The Benedictine abbey at St. Benoit du Lac Quebec is where Roman Catholic religious community, culture, history, and natural beauty come together. It overlooks Lake Memphremagog between the city of Magog and the border with Vermont. I recently visited the abbey and discovered its people and lifestyle.
The monastery at St. Benoit du Lac began in 1912 when Dom Paul Vannier and Brother Raphael Pelissier arrived from the main monastery in St. Wandrille, Belgium. They purchased 440 acres of land and monastic life began in a former farmhouse. Dom Vannier’s life ended tragically in November 1914 when a boat he was traveling in with Brother Charles Collot, sunk in Lake Memphremagog. The monastery gained independence from St. Wandrille in 1935 and became a full abbey in 1952. The main building was constructed during the late 1950s. The attached abbey church was completed and consecrated in 1994. There is also an older, small chapel Le Tour de St. Benoit, located on the property with beautiful stained-glass windows.
At St. Benoit du Lac, 25 monks produce a variety of food products which are sold all over the local region and Quebec. Cheese is the most common one. The cheese factory at the abbey began production in 1943 and now produces 12 varieties of cheese. The Eastern Townships are Quebec’s dairy heartland, so milk is in abundant supply.
Sparkling cider is also produced, along with spreads and sauces. The abbey has acres of orchards and fields where many of the ingredients are grown.
The abbey is incorporated as its own town. With no private property and tax revenue, the abbey relies on its businesses and donations for income. The products are sold in the abbey’s own shop and at stores across Quebec.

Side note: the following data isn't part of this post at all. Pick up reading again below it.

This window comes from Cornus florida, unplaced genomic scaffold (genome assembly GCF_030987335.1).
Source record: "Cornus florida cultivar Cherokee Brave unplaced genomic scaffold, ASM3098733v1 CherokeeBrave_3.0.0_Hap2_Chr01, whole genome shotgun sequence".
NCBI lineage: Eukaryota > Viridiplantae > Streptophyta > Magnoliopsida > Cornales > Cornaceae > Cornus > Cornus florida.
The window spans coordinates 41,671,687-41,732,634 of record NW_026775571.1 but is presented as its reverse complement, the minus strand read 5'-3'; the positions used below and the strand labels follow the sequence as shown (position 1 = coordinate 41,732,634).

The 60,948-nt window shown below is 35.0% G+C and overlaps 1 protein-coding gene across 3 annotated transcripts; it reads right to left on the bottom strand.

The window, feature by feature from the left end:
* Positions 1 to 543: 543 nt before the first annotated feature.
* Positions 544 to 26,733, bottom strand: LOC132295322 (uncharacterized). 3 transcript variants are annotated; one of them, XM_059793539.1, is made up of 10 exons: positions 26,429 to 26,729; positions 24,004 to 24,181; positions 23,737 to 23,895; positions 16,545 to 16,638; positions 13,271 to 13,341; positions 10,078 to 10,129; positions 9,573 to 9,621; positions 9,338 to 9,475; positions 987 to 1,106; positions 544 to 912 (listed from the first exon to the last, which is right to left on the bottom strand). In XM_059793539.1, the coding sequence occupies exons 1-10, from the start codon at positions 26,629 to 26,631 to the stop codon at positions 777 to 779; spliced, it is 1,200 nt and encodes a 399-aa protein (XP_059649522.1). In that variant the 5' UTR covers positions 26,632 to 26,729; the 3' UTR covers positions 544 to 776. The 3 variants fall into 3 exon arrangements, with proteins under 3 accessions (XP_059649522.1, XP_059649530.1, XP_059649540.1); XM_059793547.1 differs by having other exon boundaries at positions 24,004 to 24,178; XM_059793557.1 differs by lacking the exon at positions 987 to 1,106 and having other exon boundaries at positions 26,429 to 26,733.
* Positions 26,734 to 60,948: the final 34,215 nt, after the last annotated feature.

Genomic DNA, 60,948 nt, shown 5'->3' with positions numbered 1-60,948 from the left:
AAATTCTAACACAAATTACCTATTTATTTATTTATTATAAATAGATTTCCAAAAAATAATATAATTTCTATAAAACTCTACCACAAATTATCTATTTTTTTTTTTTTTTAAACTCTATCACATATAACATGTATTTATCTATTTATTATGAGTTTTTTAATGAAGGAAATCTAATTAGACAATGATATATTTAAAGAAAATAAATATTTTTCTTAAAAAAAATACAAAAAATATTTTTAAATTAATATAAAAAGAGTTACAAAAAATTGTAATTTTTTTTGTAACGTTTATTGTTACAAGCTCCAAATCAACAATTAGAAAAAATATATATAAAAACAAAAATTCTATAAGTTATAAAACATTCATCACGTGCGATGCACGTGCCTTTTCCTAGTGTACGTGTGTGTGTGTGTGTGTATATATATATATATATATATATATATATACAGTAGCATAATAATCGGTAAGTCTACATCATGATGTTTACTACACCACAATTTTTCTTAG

The monks at the abbey range in age from 36 to 97. The youngest is Brother Patrick Flageole, who is also supervises quality control and production at the cheese factory. Brother Flageole’s lifestyle choice and background is very different from most younger adults in today’s Quebec where the Roman Catholic church is struggling with decline. He was raised in an observant Roman Catholic Family in Shawinigan and felt called to religious life when he was 20.
He went to seminary in Quebec City and studied classics and music, specializing in piano. He also knows how to weave cloth with a loom. His obtained business experience working at a mattress factory. He acknowledged that choosing monastic life is not a common decision many are making today. He said it’s something that required a lot of reflection and discussion with other monks. Brother Flageole said his friends thought he had gone crazy when he told them he wanted to be a monk but grew to respect and understand his decision.
In my conversation with Brother Flageole, I got the impression I was chatting with a very content and cheerful person. He challenged any popular perceptions of monks being dull people. We shared a few laughs during our conversation, which was entirely in French. As lovers of cheese, we discussed our favorite cheddars in Quebec and Ontario. He told me about the varieties of blue and other firm-ripened cheeses produced at the abbey, and said the key ingredient for good blue cheese is fermentation using mushrooms.
Brother Flageole gained his cheese making knowledge through some courses at Quebec’s agricultural college in St. Hyacinthe. Due to his role in cheese production, he’s the only monk at the abbey who carries a mobile phone. He said he needs it to keep up on what’s going on at the plant and to communicate with suppliers and food inspection authorities.
Visitors are always welcome at the abbey. Hospitality is part of the Benedictine rule. There are even accommodations on site, but they are segregated by gender. Many of the religious services at the abbey are also open to the public. St. Benoit du Lac is a unique study in lifestyle, belief, and culture that is very different from the mainstream world.